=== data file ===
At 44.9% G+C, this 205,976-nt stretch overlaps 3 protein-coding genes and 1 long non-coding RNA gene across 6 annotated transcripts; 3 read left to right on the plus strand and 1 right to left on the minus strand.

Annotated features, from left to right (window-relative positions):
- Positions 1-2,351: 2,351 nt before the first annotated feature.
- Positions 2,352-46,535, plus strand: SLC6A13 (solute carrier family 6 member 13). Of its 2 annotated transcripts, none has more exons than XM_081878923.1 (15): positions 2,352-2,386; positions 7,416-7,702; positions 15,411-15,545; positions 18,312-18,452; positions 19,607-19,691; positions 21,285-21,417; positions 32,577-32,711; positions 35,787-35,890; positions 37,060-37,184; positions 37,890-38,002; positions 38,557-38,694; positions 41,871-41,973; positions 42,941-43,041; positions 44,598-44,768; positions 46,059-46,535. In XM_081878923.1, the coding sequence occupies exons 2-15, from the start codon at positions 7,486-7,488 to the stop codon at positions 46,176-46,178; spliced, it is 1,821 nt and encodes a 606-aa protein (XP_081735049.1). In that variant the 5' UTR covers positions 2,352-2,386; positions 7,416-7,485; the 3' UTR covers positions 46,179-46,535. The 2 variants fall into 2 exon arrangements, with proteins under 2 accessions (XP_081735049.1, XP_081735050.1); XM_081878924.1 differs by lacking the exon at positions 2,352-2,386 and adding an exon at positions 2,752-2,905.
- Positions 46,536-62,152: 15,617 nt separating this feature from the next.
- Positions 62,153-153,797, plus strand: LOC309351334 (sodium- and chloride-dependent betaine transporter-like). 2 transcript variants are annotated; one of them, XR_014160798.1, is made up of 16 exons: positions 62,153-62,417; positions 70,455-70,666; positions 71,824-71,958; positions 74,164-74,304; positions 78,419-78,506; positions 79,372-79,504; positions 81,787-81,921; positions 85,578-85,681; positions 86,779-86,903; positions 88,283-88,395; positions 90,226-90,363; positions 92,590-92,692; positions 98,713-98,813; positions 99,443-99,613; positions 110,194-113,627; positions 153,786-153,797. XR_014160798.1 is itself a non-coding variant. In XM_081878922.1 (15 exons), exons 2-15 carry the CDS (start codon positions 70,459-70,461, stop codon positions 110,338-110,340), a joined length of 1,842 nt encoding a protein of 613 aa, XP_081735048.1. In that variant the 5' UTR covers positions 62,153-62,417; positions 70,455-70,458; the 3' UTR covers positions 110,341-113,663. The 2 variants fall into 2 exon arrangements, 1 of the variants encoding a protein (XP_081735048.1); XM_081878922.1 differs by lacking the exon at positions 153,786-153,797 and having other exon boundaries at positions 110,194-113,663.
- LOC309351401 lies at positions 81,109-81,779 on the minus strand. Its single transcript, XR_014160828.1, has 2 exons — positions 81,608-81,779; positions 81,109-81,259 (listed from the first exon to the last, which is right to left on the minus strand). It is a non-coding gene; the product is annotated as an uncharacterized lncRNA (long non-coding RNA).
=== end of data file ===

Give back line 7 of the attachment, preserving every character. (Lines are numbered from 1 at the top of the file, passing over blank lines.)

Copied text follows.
- LOC309351401 lies at positions 81,109-81,779 on the minus strand. Its single transcript, XR_014160828.1, has 2 exons — positions 81,608-81,779; positions 81,109-81,259 (listed from the first exon to the last, which is right to left on the minus strand). It is a non-coding gene; the product is annotated as an uncharacterized lncRNA (long non-coding RNA).